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My question is tied closely to this one, asked a while back on the website. As far as my understanding goes, a rainbow is formed by sunlight undergoing two refractions and a reflection inside individual water drops, and then falling on our eyes. An upper drop disperses red light the most, angling it towards our eyes and a lower drop similarly angles the less dispersed violet light towards us, after reflection. However, the way it looks to me is that there's no room for any of the other colours to fill the gap between the red and violet light. That pattern seems to read

vibgyo R V ibgyor

from top to bottom, the bold letter indicating the colours seen upon reflection by us. So where do the other colours come into play here? Also, does this pattern indicate that upon moving up in the vertical direction, we would begin to see the rainbow invert its colours?

Picture from above linked question

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    $\begingroup$ What a horrible diagram. $\endgroup$ May 19, 2022 at 13:46

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The diagram produced in the question has a couple of errors and almost answers the question.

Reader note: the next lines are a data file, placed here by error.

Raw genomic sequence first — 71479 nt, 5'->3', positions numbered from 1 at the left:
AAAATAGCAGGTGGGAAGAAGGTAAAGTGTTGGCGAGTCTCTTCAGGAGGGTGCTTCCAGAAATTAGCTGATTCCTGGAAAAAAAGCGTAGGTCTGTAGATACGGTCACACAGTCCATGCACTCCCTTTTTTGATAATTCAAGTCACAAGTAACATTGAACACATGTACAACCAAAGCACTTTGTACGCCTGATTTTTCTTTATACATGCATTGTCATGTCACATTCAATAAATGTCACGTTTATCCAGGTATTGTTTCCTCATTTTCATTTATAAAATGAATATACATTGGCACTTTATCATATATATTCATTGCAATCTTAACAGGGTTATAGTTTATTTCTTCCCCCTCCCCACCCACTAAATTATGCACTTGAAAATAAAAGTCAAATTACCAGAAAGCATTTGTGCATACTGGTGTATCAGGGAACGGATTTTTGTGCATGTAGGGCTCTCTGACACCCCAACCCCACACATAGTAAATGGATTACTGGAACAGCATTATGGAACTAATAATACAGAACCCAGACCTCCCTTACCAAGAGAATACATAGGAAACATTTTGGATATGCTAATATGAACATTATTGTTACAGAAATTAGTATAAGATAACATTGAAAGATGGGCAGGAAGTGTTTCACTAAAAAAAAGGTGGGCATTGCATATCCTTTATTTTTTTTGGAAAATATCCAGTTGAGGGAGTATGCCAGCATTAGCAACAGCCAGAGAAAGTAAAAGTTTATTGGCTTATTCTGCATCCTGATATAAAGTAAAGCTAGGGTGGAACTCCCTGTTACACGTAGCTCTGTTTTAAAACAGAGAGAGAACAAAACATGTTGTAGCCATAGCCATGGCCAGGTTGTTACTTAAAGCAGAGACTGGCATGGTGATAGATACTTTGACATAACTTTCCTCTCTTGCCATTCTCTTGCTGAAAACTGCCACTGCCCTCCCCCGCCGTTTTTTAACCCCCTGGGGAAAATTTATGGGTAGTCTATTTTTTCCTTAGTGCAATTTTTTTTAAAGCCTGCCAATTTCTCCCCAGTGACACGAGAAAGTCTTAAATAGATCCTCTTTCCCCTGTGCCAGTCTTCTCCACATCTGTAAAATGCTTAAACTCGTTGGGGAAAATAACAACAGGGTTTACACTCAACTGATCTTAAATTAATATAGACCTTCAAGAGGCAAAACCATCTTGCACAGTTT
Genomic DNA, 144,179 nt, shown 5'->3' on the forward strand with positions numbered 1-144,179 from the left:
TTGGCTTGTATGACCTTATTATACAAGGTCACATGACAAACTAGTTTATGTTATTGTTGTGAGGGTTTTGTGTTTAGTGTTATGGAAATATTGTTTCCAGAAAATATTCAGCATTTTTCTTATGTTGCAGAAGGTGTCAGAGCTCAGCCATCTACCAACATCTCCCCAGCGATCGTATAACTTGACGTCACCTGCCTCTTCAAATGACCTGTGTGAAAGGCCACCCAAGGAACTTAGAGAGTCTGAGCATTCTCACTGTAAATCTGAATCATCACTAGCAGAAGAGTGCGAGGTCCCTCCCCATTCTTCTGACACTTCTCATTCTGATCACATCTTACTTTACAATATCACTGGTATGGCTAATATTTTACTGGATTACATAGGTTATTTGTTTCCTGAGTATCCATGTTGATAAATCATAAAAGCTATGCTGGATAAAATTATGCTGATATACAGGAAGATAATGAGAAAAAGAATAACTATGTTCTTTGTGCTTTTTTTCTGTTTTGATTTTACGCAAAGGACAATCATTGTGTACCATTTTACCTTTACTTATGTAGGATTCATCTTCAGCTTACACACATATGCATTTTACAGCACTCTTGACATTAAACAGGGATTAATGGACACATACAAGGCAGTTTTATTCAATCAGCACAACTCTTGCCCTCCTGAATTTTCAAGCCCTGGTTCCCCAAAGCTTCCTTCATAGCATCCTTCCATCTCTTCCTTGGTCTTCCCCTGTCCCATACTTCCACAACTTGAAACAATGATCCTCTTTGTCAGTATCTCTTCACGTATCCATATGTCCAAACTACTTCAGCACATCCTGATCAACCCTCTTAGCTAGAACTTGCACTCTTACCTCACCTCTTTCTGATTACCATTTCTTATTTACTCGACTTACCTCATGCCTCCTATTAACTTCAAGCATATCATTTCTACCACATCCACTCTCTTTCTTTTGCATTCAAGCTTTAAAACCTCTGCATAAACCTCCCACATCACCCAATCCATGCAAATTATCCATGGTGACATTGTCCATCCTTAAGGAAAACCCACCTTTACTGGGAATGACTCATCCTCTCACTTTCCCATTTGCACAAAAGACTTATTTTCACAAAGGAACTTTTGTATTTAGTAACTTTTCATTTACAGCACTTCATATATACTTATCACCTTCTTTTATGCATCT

enter image description here

To a very good approximation the rays coming from the Sun are approximately parallel and the reflection from the raindrop is not the result of total internal reflection.

The important things to note is that a rainbow as a result of the reflection and refraction due to many raindrops and only the light rays entering the eye produce an image of a rainbow on the retina.

enter image description here

Note the cones of rays which do not enter the eye.

This last image is to emphasise the points about many raindrops producing a rainbow and only the light entering the eye is detected by the eye.

enter image description here

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  • $\begingroup$ That's simply not true,primarily due to the fact that the "droplets" are grossly not to scale compared with the size of the ugly sack of mostly water. It's not like moving your head a bit changes the order in which the colors are observed. What you have is near-plane-wave emission of each color at a slight angle from other colors, and your eye focusses these plane waves by converting angle to spatial position on the retina. $\endgroup$ May 19, 2022 at 13:50
  • $\begingroup$ I started to write this answer, got distracted, and came back to discover that @Farcher had done it for me. $\endgroup$
    – rob
    May 19, 2022 at 14:03
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    $\begingroup$ @CarlWitthoft Moving your head doesn’t change the order of the colors, but it absolutely changes the location of the rainbow. The ones made of actual rain are much easier to make if the rain is distant, so the change in location is harder to see than if you make a rainbow with a garden sprinkler. But if you ever do find yourself able to see where a rainbow touches the ground, trying to walk there and catch it is an experience sufficiently interesting to inspire a myth about tricksters and their inaccessible treasure. $\endgroup$